Originally Posted By ajm1911:
both the freezing point is also the melting point because both are occuring at the same time



An educated one. Yes sir. It depends on which direction you're coming from.

If ice moves from 31 to 32 degrees, it starts melting.

If water moves from 33 to 32 degrees, it starts freezing.

Just a trivia question.



Liquid water won't go below 32 F. It becomes crystalized (ice) if it continues to lose heat to the surrounding medium.

Likewise, "ice" won't go above 32 F. It becomes water if it gains more heat.


Disclaimer: But there are unusual circumstances when "water" can be forced to go below 32F or even go above boiling temp and still exist as liquid water.




unusual as in being at some condition other than standard temp and pressure (STP)?

then there is sublimation

Sin_Bin whats up with the weird questions



Link Posted: 10/20/2004 8:17:51 PM EST

Originally Posted By The_Macallan:

Originally Posted By Sin_Bin:

Originally Posted By ajm1911:
both the freezing point is also the melting point because both are occuring at the same time



An educated one. Yes sir. It depends on which direction you're coming from.

If ice moves from 31 to 32 degrees, it starts melting.

If water moves from 33 to 32 degrees, it starts freezing.

Just a trivia question.



Liquid water won't go below 32 F. It becomes crystalized (ice) if it continues to lose heat to the surrounding medium.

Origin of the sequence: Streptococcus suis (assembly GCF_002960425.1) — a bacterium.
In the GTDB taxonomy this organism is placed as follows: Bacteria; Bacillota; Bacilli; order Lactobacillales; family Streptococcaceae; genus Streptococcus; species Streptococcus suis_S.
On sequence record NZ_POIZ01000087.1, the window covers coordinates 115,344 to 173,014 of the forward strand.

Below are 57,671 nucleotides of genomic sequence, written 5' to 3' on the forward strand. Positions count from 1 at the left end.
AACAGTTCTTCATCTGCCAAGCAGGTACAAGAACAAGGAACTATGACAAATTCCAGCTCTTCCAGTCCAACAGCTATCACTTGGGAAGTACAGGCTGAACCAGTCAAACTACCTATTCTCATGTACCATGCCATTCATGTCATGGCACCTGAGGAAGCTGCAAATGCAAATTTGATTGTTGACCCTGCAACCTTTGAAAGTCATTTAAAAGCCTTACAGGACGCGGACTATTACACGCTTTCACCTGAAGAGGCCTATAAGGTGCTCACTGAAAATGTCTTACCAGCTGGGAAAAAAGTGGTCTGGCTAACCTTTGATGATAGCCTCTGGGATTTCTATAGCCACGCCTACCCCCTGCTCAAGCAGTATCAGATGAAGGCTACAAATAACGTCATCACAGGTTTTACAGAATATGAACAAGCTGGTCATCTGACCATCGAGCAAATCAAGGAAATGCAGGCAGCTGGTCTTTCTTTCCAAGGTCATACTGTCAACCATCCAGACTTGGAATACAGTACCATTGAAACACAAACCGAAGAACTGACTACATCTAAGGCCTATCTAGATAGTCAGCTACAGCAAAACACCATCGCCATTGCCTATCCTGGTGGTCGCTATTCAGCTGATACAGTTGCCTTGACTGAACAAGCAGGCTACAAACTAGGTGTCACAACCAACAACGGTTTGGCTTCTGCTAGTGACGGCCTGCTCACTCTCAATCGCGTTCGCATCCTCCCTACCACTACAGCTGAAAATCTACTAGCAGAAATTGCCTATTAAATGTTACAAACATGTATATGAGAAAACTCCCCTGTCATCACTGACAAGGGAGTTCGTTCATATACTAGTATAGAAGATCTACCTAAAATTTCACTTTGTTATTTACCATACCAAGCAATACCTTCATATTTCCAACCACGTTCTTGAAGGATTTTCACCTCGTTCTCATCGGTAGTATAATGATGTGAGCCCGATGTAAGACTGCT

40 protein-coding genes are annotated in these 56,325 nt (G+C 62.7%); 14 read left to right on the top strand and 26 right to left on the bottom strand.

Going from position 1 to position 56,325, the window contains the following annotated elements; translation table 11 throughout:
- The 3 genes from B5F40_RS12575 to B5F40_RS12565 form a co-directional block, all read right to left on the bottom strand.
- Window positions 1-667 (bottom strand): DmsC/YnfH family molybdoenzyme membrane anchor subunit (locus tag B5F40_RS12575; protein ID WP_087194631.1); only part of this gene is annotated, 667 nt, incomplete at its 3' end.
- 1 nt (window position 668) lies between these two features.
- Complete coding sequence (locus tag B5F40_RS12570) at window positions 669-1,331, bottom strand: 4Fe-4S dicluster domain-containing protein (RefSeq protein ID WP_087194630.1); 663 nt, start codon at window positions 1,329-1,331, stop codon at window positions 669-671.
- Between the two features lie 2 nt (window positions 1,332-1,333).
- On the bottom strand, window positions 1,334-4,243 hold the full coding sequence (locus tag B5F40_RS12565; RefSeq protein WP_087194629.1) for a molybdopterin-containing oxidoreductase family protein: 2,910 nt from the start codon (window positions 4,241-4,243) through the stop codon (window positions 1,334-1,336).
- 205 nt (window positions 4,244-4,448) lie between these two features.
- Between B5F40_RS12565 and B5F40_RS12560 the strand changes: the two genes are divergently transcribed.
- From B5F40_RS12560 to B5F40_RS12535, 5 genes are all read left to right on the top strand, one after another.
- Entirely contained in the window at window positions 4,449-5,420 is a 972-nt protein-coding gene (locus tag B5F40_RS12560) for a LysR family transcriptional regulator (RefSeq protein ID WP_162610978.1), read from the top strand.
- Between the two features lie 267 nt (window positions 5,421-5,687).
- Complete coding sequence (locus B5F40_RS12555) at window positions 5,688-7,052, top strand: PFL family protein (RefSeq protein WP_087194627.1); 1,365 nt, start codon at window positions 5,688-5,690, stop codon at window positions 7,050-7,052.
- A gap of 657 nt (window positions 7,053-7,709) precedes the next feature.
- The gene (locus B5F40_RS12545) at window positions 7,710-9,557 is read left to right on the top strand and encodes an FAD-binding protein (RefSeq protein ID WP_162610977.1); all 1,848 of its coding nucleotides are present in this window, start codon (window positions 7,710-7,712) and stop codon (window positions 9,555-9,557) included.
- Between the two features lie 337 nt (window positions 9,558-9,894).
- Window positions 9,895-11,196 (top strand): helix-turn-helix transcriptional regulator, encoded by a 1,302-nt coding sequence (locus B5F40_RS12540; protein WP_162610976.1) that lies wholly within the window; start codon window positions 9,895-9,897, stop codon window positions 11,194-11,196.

Likewise, "ice" won't go above 32 F. It becomes water if it gains more heat.


Disclaimer: But there are unusual circumstances when "water" can be forced to go below 32F or even go above boiling temp and still exist as liquid water.




This is also assuming sea level.
Link Posted: 10/20/2004 8:20:27 PM EST
Link Posted: 10/20/2004 8:21:55 PM EST
uh, "thank you"
Link Posted: 10/20/2004 8:22:07 PM EST
The lingo in therodynamics would call it a "phase change" which covers both of those

-Foxxz
Link Posted: 10/20/2004 8:23:41 PM EST

Originally Posted By Dino:
Sin_Bin whats up with the weird questions




Just popped into my head. Something that was discussed in my basic Chemistry class.



Link Posted: 10/20/2004 8:25:55 PM EST

Originally Posted By MonkeyGrip:
The phase transition point (liquid/solid) for water is at 32 degrees F. Actually melting point is used scientifically and not freezing point.



My high school physics teacher always used to say, "There's no such thing as cold."[
Link Posted: 10/20/2004 8:45:16 PM EST

Originally Posted By Takakuraken:
Don't you guys ever watch Japanese porn?




They make Japanese Porn?
Link Posted: 10/20/2004 9:03:40 PM EST
i do beleve the answer is 0 degrees C.
Link Posted: 10/20/2004 9:07:00 PM EST

Originally Posted By grizzlyarms:
i do beleve the answer is 0 degrees C.



Well then...if it's zero degrees today and it's going to be twice as cold tomorrow, what's the tempurature going to be?

Link Posted: 10/20/2004 9:08:32 PM EST
and none of you scientists are using the Kelvin scale?
Link Posted: 10/20/2004 9:10:45 PM EST
Viewed as heat not coldness. H20 changes phases from a solid to a liquid at 32 F.
Link Posted: 10/20/2004 9:16:07 PM EST
Link Posted: 10/20/2004 9:18:28 PM EST

Originally Posted By ColonelKlink:
water is a liquid if t > 32 and a solid if t < 32.



Correct.


Link Posted: 10/20/2004 9:24:16 PM EST
[Last Edit: 10/20/2004 9:25:09 PM EST by gotodengo]

Originally Posted By Sin_Bin:

Originally Posted By ColonelKlink: